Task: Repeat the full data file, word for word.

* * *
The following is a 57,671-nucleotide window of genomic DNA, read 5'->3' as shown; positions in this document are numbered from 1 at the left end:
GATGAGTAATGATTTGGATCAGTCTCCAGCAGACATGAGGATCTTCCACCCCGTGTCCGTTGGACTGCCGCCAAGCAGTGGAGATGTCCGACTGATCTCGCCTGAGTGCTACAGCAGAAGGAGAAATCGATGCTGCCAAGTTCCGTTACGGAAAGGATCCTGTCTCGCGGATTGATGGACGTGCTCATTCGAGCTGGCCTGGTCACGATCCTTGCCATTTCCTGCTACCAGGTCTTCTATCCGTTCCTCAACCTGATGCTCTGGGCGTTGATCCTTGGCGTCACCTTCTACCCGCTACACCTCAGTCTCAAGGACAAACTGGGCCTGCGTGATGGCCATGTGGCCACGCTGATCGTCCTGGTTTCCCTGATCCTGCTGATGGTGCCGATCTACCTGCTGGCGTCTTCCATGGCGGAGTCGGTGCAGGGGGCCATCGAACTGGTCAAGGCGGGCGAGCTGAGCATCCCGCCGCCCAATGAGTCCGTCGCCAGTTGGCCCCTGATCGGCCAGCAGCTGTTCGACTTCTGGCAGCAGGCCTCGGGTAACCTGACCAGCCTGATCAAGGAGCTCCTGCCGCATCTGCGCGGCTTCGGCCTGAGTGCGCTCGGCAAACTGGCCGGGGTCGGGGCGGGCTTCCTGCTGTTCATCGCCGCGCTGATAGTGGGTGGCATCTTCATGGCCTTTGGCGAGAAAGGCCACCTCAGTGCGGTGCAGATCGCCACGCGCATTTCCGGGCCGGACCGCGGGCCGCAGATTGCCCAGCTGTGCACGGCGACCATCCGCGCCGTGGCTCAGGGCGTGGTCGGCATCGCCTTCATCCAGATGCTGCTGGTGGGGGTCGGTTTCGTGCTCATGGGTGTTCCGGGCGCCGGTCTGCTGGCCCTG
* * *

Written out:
The following is a 57,671-nucleotide window of genomic DNA, read 5'->3' as shown; positions in this document are numbered from 1 at the left end:
GATGAGTAATGATTTGGATCAGTCTCCAGCAGACATGAGGATCTTCCACCCCGTGTCCGTTGGACTGCCGCCAAGCAGTGGAGATGTCCGACTGATCTCGCCTGAGTGCTACAGCAGAAGGAGAAATCGATGCTGCCAAGTTCCGTTACGGAAAGGATCCTGTCTCGCGGATTGATGGACGTGCTCATTCGAGCTGGCCTGGTCACGATCCTTGCCATTTCCTGCTACCAGGTCTTCTATCCGTTCCTCAACCTGATGCTCTGGGCGTTGATCCTTGGCGTCACCTTCTACCCGCTACACCTCAGTCTCAAGGACAAACTGGGCCTGCGTGATGGCCATGTGGCCACGCTGATCGTCCTGGTTTCCCTGATCCTGCTGATGGTGCCGATCTACCTGCTGGCGTCTTCCATGGCGGAGTCGGTGCAGGGGGCCATCGAACTGGTCAAGGCGGGCGAGCTGAGCATCCCGCCGCCCAATGAGTCCGTCGCCAGTTGGCCCCTGATCGGCCAGCAGCTGTTCGACTTCTGGCAGCAGGCCTCGGGTAACCTGACCAGCCTGATCAAGGAGCTCCTGCCGCATCTGCGCGGCTTCGGCCTGAGTGCGCTCGGCAAACTGGCCGGGGTCGGGGCGGGCTTCCTGCTGTTCATCGCCGCGCTGATAGTGGGTGGCATCTTCATGGCCTTTGGCGAGAAAGGCCACCTCAGTGCGGTGCAGATCGCCACGCGCATTTCCGGGCCGGACCGCGGGCCGCAGATTGCCCAGCTGTGCACGGCGACCATCCGCGCCGTGGCTCAGGGCGTGGTCGGCATCGCCTTCATCCAGATGCTGCTGGTGGGGGTCGGTTTCGTGCTCATGGGTGTTCCGGGCGCCGGTCTGCTGGCCCTG